Jain ascetics in the media, use of animals in medicines and veganism

UC Berkeley had a screening last week of a movie called “The Ship of Theseus” by Indian Filmmaker Anand Gandhi. Featuring 3 stories of people with donated organs, the 2nd story presented a monk named Maitreya, who by all implications (though not stated as such) was a Svetambara Jain. He was portrayed sympathetically, going to the Indian high court with a meat eating lawyer, arguing for better treatment of animals in research, and elimination of cosmetic and non essential testing. His adversaries are representatives of pharmaceutical companies.  There was footage of draize testing, with substances placed into the eyes of rabbits, clearly unnecessary and brutal. He was shown carefully placing a caterpillar on a leaf, out of the way of trampling human feet. The lifestyle of the monks was also shown quite poignantly, walking barefoot in pouring rain, searing sun, taking only small amounts of the food offered to them, but oddly that food included  milk or a milk product such as kadhi (yogurt soup) . And hence the disconnect. The movie actually portrayed him saying the word “vegan”, as in he didn’t expect the world to go vegan overnight, but it was unclear if the movie intended to show the contradiction that , traditionally, Jains eat dairy products or it was an oversight. But his ethical dilemma was not about eating dairy products; rather it came when he was diagnosed with liver cirrhosis, likely from a parasite that was portrayed under a microscope. For a long time he refuses to take medicine as he knows it has been tested on animals. There is even speculation that he will undergo sallekhana the fast until death that Jains with terminal illness sometimes conduct. But (spoiler alert) at the end he decides he wants to live. He takes medicine, accepts a liver transplant and at the end of the movie is shown in laymen’s clothes. The movie leaves open to question how he has reconciled his previous stance with the compromise that he had to make to save his life and whether he decided to leave the monk’s life. As dissatisfying as some of the contradictions of this portrayal were, the movie brought to life the Jain emphasis on ahimsa and the severe discipline of the ascetic life. I asked the filmmaker, who was present at the screening, if there was any real  monk on whose story the character of Maitreya was based and he answered, along the lines of what you can find in the Wikepedia entry for the Ship of Theseus, that Maitreya is a composite of Satish Kumar, Mahatma Gandhi, Abhay Mehta, and Shrimad Rajchandra, none of whom (as far as I know) actually address/ed animal testing or veganism. I hope that I’ve simply not been informed, but I am not aware of any Jain monks that have taken an activist stand, engaging and trying to change the mainstream society’s ideas of animal abuse, apart from opposing animal slaughter for meat. And perhaps that’s why this, opposition to animal testing, is the aspect of activism that was chosen to be portrayed. It would not have been so easy to show inner conflict it the moral conflict was simply about stopping the eating of animals, because actually that does not pose such problems for Jains. if they had dared to explore the stopping of eating dairy, an activist Jain monk or nun that could have taken on the force of tradition, that, too, would have been an interesting story!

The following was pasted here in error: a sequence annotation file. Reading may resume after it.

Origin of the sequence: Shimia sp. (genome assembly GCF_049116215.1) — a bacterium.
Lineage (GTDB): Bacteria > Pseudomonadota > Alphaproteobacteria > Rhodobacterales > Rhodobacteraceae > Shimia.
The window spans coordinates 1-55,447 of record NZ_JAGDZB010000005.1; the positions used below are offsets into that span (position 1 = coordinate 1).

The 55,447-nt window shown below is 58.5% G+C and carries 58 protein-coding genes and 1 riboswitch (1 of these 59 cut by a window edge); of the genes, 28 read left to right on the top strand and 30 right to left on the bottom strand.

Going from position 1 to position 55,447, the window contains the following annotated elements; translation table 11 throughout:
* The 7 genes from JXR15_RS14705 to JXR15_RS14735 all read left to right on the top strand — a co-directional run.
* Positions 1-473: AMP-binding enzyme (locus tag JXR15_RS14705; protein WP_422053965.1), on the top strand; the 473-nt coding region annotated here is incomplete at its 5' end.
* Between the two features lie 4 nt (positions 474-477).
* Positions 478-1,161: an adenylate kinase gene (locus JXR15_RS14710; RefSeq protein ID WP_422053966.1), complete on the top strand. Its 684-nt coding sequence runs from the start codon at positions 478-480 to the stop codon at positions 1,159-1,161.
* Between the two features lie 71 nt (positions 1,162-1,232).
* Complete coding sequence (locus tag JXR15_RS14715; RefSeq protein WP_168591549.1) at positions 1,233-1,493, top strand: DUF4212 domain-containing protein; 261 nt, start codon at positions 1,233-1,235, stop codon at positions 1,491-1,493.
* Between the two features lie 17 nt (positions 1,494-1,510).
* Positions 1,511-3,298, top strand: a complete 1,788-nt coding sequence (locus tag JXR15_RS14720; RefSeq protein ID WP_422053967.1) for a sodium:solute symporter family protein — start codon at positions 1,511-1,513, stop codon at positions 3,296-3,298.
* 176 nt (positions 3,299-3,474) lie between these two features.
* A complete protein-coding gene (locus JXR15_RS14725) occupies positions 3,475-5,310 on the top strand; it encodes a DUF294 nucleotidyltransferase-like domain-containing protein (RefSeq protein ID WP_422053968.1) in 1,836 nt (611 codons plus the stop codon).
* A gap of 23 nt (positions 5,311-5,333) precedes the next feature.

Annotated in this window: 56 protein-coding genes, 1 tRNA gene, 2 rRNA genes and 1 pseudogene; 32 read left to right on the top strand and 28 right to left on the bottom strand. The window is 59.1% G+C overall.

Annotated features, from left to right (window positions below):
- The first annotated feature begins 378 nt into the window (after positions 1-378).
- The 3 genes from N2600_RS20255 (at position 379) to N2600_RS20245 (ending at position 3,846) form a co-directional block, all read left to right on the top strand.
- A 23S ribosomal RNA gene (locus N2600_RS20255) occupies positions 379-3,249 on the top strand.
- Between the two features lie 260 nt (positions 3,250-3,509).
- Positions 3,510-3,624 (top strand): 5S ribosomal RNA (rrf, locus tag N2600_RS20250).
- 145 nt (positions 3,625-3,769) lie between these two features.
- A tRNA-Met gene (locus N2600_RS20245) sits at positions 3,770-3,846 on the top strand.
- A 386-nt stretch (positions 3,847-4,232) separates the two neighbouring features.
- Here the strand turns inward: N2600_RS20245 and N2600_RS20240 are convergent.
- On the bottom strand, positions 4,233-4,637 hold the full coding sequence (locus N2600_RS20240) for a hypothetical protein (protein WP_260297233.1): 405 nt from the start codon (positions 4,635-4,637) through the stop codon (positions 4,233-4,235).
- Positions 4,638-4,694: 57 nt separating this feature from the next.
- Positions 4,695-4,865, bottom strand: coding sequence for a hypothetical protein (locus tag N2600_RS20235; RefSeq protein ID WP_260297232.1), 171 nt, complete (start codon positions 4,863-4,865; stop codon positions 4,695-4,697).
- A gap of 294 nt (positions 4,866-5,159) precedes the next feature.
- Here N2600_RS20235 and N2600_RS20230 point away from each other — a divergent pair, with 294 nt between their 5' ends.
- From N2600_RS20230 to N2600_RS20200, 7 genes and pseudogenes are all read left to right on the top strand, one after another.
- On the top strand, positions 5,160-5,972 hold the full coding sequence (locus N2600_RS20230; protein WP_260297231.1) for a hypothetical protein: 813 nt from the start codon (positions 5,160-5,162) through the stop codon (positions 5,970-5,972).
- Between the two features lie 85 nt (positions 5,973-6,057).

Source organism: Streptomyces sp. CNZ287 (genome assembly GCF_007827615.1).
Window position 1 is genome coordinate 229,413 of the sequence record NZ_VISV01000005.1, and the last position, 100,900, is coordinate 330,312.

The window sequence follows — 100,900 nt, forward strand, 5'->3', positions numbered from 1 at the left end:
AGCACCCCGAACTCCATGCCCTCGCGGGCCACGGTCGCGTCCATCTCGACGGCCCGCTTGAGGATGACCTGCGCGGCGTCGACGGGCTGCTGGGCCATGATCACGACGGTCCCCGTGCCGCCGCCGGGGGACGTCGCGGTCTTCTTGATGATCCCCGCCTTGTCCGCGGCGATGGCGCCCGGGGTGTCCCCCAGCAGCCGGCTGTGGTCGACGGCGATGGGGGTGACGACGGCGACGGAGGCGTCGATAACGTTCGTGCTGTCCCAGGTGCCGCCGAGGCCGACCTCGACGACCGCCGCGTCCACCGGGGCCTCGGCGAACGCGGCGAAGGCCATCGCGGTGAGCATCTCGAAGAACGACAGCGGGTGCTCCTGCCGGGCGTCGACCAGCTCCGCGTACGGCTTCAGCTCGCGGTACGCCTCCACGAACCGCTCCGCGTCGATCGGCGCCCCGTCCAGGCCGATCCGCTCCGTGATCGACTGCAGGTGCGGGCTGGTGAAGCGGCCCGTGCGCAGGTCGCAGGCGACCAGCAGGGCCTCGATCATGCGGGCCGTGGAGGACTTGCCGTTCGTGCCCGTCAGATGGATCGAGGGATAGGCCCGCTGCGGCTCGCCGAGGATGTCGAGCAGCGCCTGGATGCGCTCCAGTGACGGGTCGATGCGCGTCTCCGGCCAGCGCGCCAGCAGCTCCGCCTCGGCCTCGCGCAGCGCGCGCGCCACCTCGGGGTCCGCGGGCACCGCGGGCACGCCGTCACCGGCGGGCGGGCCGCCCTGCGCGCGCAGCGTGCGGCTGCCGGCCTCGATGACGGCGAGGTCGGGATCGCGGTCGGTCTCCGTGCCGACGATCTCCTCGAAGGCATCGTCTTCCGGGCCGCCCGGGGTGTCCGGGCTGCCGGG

Another media portrayal of Jain nuns is not so complimentary. William Dalrymple in “Nine Lives: In Search of the Sacred in Modern India” tells the story of a Mataji, a Digambara ascetic, who takes the nuns vows with a friend, only to watch the friend die of tuberculosis some years later because she refuses to take medicine, presumably  because the medicine involved violence to animals. The friend who dies eventually fasts until death. The protagonist nun cries at her loss and is berated by her guru. She eventually appears to decide to fast to death herself,though she has no disease. This portrayal, like the whole book, strikes me as spectacle, rather than of sympathy. Dalrymple seems to point to the nuns and say, look how odd, these Jains just starve themselves,  without distinguishing what is, at least to this medically trained reader, obvious depression in the protagonist nun leading her to lose interest in life. Her best friend is gone, her guru is un-supportive and she has previously renounced her ties to family and society. To me this rejection of life violates the reasons a Jain is to consider sallekhana. The moral question around the other nun not taking medicine for TB is not explored, written off as “tradition”.

Though both Nine Lives and The Ship of Theseus show Jain ascetics grappling with mortality and ahimsa in Indian society, the former is decidedly less sympathetic. I can only hope that a real activist Jain ascetic can address the public misperceptions around Jain practice and promote a meaningful  practice of ahimsa.The first sadhvi (Jain nun) to take the vows in the US was supportive of Prof Gary Francione’s message at JCNC in 2013. Will she or any other ascetic speak out for veganism? That will be a revolutionary moment in Jainism and possibly a media worthy one.

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